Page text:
As of the latest National Weather Service update, Ian’s track continues to shift slightly southeastward, increasing tropical storm conditions for large portions of east central Florida, and increasing the potential for tornadoes and hurricane force winds.

The Tropical Storm Watch has been upgraded to a Tropical Storm Warning for coastal Volusia and inland Volusia.

Ian is expected to continue strengthening today through Wednesday, approaching the west coast of Florida Wednesday afternoon/night as an extremely dangerous major hurricane. The storm’s current maximum sustained winds have increased to near 120 mph with higher gusts.

Currently moving at about 10 mph, Ian is expected to slow as it reaches the coast, bringing widespread heavy rainfall.

Tornadoes are increasingly likely across east central Florida from this afternoon, Tuesday, Sept. 27, through early Friday morning.

For Volusia County, the window for winds at speeds of 45-55 mph is from Wednesday afternoon until Friday afternoon, with potential wind speeds up to 74-110 mph.

Volusia County can expect between 8-12 inches, with some areas experiencing higher amounts.


Volusia County Emergency Management will hold a press conference at 1 p.m. today, Sept. 27, viewable on Facebook HERE and on YouTube HERE.


UPDATE: 12:15 P.M.:

The Tropical Storm Watch has been upgraded to a Tropical Storm Warning for Coastal Volusia and Inland Volusia.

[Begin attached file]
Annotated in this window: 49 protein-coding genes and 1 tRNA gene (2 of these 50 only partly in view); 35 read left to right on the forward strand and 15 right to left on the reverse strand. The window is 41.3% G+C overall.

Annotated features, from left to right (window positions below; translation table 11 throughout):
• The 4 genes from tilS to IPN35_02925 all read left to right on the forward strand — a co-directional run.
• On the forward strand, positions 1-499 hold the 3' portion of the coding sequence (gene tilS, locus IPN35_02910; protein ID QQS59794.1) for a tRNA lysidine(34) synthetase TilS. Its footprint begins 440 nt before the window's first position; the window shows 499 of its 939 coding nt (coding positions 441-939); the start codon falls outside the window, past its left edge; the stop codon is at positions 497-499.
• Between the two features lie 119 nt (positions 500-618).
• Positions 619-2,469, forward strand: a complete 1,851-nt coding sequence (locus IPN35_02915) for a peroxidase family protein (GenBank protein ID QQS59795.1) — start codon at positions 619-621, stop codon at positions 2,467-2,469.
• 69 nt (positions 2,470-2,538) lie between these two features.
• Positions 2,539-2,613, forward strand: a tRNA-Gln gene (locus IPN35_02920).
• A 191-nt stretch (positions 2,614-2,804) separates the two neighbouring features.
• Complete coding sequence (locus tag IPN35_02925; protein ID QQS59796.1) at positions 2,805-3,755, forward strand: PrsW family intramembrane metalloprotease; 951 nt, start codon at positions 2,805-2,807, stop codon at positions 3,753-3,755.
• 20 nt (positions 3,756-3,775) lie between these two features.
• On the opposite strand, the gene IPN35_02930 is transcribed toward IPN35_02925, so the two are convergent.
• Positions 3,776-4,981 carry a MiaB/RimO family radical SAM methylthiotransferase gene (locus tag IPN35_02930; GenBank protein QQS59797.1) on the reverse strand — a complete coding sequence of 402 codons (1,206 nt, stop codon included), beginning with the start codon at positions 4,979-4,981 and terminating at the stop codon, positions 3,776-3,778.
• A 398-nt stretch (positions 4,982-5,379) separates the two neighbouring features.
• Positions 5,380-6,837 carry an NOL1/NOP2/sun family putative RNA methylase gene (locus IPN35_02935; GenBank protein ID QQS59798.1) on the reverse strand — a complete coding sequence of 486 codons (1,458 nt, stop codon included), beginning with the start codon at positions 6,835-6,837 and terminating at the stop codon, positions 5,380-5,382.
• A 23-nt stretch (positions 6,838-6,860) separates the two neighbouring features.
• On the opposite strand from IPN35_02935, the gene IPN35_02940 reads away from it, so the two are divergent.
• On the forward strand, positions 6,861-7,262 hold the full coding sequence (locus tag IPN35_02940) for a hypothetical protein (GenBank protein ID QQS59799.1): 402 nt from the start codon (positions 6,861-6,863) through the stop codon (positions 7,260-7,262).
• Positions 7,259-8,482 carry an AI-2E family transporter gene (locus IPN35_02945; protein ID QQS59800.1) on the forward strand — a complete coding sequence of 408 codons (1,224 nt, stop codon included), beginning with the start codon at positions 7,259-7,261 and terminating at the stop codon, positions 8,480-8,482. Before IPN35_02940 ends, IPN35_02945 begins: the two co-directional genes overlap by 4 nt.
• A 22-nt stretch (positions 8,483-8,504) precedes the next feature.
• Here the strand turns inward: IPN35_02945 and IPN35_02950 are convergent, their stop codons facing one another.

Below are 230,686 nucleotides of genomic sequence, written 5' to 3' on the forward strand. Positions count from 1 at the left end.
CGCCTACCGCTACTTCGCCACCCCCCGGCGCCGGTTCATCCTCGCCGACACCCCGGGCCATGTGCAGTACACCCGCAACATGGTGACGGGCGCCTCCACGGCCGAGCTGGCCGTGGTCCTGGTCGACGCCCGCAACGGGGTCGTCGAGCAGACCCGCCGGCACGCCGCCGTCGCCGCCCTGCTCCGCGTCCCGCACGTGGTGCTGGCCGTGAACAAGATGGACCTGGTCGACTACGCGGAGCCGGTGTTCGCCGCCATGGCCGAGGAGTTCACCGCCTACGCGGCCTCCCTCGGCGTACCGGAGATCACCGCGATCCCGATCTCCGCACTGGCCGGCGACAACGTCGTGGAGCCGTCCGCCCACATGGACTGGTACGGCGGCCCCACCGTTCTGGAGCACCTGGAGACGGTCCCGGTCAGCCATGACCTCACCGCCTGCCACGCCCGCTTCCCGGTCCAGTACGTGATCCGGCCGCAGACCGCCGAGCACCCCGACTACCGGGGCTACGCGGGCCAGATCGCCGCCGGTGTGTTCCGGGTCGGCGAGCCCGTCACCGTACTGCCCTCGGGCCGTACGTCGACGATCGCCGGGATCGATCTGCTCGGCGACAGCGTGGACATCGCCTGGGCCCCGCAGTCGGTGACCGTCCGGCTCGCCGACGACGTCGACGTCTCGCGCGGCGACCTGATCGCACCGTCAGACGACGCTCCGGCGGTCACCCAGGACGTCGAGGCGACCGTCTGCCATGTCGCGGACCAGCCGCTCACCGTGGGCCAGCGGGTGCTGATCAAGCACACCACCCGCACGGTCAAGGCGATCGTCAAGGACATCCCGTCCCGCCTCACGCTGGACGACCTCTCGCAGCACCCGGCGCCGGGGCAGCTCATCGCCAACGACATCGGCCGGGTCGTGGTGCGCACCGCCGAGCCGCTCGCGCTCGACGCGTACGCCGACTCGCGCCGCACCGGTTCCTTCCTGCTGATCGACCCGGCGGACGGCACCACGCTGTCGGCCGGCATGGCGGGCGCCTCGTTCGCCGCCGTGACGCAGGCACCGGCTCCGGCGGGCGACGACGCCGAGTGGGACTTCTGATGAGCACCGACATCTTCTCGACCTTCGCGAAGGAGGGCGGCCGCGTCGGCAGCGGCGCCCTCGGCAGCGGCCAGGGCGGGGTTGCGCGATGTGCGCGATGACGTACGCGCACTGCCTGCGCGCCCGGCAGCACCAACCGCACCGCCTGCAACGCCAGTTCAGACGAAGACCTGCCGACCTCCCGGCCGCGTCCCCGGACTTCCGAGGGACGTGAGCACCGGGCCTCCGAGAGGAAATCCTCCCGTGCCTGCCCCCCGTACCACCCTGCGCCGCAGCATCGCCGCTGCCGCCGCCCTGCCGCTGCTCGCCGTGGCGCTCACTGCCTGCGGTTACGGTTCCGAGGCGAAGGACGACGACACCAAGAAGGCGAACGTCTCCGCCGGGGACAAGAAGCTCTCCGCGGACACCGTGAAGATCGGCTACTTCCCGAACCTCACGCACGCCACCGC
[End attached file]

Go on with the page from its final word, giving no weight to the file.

UPDATE: 11:30 A.M.

Wind and tornado threat upgraded for Volusia, extensive rainfall and flooding likely

NWS GRAPHIC

As of 11 a.m., category 3 Hurricane Ian, moving at 10 mph, is expected to strengthen to category 4 in the next couple of hours as the storm moves over the southeastern Gulf of Mexico. 

The storm is expected to approach the west coast of Florida as an extremely dangerous major hurricane throughout Wednesday, while tropical storm conditions are expected to hit the east coast beginning early Wednesday.

For Volusia County, the window for winds at speeds of 45-55 mph is from Wednesday afternoon until Friday afternoon, with potential wind speeds up to 74-110 mph. 

“The wind threat has increased from the previous assessment,” the National Weather Service wrote in the official Volusia County local statement. “Plan for life-threatening wind of equivalent CAT 1 or 2 hurricane force … Remaining efforts to protect life and property should be urgently completed. Prepare for considerable wind damage.”